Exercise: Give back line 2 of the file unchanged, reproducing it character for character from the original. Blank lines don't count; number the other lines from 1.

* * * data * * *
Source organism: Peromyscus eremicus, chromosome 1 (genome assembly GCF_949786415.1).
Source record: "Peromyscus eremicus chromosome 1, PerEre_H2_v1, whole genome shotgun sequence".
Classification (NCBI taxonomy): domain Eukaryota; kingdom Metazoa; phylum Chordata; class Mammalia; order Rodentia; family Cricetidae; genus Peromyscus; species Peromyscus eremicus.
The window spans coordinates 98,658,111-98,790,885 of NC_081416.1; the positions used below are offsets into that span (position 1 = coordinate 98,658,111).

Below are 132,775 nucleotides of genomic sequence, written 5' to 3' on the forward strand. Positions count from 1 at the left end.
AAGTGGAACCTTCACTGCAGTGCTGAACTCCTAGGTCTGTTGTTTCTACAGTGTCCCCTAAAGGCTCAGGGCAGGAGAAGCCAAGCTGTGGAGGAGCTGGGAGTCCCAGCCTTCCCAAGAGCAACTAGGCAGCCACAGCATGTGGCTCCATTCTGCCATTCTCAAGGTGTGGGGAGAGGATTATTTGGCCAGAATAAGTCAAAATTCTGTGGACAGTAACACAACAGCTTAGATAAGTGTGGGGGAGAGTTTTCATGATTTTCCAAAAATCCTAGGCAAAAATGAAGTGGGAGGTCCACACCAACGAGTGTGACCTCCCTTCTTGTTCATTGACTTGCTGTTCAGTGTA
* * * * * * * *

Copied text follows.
Source record: "Peromyscus eremicus chromosome 1, PerEre_H2_v1, whole genome shotgun sequence".